Kanye West: Jesus Is King
Kanye West performing at the Coachella Valley Music and Arts Festival on Easter Sunday 2019.
Photo: Rich Fury / GETTY IMAGES FOR COACHELLA
By Skinny Hightower
December 3, 2019
Not many people expected Kanye West to make such a drastic and sudden change to the entire aesthetic of his career (and life), but that change was ever present when he announced that his album Yandhi would be replaced by Jesus Is King.
I didn't know what to think when I got the news. I'd heard Yandhi immediately after it leaked, and I thought it was a good album. It was an evolved version of the Ye we've come to know over the years. When Jesus Is King finally came out, I was a little surprised that it was actually a Christian album. But watching his interviews gave me clarity as to the authenticity of the message or theme of the album: that Jesus is King. He seems to have genuinely turned his life around and committed himself to God. Whether Kanye's newfound faith is genuine or not isn't up to me or you to decide. That's between him and God. But it's undeniable that he's at least grown closer to his family, and he seems to be in a much better place mentally.
That's a good segue into what I think about the album. First, anything that sounds "hip" that I can listen to in the truck with my kids without having to worry about them hearing things they shouldn't is a plus for me. And they like it which is another plus.
Musically, the album is different. I found some of the production and sonic quality of the album to be a little thin in certain places, but overall it feels good. He even brought in his Sunday Service Choir. All of the songs were original save for "God Is" which closes with a heartfelt lyrical dialogue. The entirety of the lyrics seemed heartfelt as he opened up about his newfound faith, his family, and various issues in today's society.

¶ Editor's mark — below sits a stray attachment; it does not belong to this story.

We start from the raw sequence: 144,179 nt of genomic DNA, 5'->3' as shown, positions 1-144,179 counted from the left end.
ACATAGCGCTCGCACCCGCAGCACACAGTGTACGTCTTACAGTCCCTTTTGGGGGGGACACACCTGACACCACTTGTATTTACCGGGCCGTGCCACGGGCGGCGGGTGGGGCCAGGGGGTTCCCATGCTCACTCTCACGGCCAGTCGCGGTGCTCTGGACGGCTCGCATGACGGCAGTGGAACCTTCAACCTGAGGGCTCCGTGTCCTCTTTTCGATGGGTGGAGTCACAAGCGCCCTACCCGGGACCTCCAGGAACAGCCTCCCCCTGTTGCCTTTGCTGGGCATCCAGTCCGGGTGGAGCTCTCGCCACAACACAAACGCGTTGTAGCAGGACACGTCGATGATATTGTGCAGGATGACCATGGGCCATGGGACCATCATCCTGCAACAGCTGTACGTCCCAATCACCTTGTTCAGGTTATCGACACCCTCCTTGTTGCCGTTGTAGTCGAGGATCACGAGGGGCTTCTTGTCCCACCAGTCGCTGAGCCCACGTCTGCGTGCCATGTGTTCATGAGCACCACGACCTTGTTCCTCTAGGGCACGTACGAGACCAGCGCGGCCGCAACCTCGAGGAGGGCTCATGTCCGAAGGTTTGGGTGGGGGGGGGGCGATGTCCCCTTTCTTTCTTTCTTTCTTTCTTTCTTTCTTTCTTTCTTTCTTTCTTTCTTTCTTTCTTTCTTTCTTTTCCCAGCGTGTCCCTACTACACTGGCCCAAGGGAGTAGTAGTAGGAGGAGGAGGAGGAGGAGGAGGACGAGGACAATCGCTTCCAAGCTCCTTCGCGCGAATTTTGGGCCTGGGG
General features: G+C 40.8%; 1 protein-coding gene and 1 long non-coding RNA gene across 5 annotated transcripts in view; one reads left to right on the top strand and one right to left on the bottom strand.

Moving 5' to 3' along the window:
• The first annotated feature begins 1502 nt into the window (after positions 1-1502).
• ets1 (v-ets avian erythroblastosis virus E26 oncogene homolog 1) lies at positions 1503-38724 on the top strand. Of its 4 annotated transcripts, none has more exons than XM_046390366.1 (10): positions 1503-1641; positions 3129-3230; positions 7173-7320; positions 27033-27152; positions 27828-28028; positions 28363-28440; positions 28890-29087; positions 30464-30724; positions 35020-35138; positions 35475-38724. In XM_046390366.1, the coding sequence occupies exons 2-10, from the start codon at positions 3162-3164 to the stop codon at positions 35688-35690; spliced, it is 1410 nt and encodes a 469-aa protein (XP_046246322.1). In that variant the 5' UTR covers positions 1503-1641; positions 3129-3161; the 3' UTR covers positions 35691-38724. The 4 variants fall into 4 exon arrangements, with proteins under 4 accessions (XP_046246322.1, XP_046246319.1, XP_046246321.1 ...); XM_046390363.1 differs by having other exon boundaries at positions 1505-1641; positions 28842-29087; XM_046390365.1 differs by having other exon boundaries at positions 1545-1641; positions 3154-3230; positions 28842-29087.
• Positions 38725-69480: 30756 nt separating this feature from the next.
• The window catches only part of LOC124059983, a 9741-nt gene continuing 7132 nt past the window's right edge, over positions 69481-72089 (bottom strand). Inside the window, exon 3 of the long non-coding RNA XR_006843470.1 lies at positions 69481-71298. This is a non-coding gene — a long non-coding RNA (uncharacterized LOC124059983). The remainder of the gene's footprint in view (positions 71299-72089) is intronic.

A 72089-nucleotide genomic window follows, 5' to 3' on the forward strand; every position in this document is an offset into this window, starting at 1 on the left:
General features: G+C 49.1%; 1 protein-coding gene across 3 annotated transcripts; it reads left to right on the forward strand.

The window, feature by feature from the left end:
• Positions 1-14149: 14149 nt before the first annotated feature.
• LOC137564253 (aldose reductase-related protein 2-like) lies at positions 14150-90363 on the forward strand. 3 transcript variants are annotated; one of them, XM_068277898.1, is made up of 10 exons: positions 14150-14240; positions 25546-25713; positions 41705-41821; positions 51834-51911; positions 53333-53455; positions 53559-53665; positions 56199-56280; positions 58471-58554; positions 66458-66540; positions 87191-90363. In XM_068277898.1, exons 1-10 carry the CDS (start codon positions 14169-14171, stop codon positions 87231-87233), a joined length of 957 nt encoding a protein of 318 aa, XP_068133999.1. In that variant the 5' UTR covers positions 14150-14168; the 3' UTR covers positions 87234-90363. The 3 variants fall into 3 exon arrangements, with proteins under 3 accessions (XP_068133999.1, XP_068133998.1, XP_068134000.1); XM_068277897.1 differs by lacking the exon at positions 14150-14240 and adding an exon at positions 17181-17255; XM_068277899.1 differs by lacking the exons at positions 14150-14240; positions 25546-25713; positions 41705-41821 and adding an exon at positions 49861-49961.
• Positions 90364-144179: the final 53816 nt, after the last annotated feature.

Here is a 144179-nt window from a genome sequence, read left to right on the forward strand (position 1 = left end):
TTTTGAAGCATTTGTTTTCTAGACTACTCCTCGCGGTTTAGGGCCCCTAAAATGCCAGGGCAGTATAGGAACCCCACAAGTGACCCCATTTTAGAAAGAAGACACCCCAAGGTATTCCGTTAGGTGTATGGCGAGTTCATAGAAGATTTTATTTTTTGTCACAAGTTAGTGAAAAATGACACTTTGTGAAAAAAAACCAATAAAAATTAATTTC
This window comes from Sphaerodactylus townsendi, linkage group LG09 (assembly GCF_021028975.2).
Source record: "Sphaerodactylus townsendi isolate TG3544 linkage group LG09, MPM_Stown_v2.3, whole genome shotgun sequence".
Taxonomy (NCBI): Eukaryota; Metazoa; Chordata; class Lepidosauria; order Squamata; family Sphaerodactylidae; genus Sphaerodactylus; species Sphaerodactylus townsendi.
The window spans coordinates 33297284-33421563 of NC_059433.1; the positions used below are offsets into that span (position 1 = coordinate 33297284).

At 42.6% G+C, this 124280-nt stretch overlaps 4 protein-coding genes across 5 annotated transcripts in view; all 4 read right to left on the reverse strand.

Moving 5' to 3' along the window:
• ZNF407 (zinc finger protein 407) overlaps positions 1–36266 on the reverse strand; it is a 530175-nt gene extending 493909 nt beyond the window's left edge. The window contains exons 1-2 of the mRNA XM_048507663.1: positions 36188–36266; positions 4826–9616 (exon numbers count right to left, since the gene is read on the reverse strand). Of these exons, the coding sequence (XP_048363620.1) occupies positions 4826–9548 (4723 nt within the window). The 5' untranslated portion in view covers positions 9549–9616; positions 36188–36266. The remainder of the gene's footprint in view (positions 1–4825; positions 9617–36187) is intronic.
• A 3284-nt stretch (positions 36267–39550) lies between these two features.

Kanye and crew performing at Joel Olsteen's Lakewood Church.
Photo: Lakewood Church via Facebook
My favorite songs on the album are "Follow God" and "Use This Gospel," both of which resonate with me as a producer and a fan of hip hop even though the latter is unique in various respects. I felt as though there could have been one or two more tracks in the vein of "Follow God" but the uniqueness of all of the songs is somewhat refreshing. "Follow God" features a sample of Whole Truth's "Can You Lose by Following God" and has the classic feel of the gospel rap we're used to hearing from the likes of The Cross Movement in their heyday.
Conversely, "Use This Gospel" is something new, featuring what sounds like an open car door alert throughout, followed by harmonic vocoder tones mimicking Kanye's melody. The song even features a short solo from smooth jazz saxophonist Kenny G. When I first saw his name on Kanye's song, my expectations weren't very high. But to my surprise, the solo fit the song well and was a great transition into the hard-hitting outro.
Overall, this is an album to like if you're into hip hop. If you're a Christian, you may or may not like it. I've seen generally positive feedback from the Christian community pertaining to Ye's faith and musical shift. And if you have kids and want something kid-friendly for them to listen to during a commute, pop this in (or stream it) and let it do its work.
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